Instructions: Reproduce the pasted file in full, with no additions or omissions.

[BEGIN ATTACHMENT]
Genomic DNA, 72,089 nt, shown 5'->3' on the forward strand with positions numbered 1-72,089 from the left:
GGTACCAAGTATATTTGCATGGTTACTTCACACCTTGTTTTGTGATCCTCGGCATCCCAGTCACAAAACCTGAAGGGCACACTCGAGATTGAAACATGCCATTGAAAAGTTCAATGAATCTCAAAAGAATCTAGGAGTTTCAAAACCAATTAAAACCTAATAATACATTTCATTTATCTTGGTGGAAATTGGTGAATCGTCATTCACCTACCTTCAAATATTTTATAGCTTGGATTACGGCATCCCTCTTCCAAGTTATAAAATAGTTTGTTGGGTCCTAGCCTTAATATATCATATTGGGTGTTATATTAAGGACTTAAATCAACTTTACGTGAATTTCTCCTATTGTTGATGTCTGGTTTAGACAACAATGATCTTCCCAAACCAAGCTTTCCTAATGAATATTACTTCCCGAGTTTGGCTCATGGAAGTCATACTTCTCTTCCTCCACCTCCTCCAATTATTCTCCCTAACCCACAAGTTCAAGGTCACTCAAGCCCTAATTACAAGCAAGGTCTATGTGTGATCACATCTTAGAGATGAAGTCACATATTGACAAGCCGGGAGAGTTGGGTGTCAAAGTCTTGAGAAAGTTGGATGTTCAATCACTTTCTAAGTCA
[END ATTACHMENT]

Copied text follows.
Genomic DNA, 72,089 nt, shown 5'->3' on the forward strand with positions numbered 1-72,089 from the left:
GGTACCAAGTATATTTGCATGGTTACTTCACACCTTGTTTTGTGATCCTCGGCATCCCAGTCACAAAACCTGAAGGGCACACTCGAGATTGAAACATGCCATTGAAAAGTTCAATGAATCTCAAAAGAATCTAGGAGTTTCAAAACCAATTAAAACCTAATAATACATTTCATTTATCTTGGTGGAAATTGGTGAATCGTCATTCACCTACCTTCAAATATTTTATAGCTTGGATTACGGCATCCCTCTTCCAAGTTATAAAATAGTTTGTTGGGTCCTAGCCTTAATATATCATATTGGGTGTTATATTAAGGACTTAAATCAACTTTACGTGAATTTCTCCTATTGTTGATGTCTGGTTTAGACAACAATGATCTTCCCAAACCAAGCTTTCCTAATGAATATTACTTCCCGAGTTTGGCTCATGGAAGTCATACTTCTCTTCCTCCACCTCCTCCAATTATTCTCCCTAACCCACAAGTTCAAGGTCACTCAAGCCCTAATTACAAGCAAGGTCTATGTGTGATCACATCTTAGAGATGAAGTCACATATTGACAAGCCGGGAGAGTTGGGTGTCAAAGTCTTGAGAAAGTTGGATGTTCAATCACTTTCTAAGTCA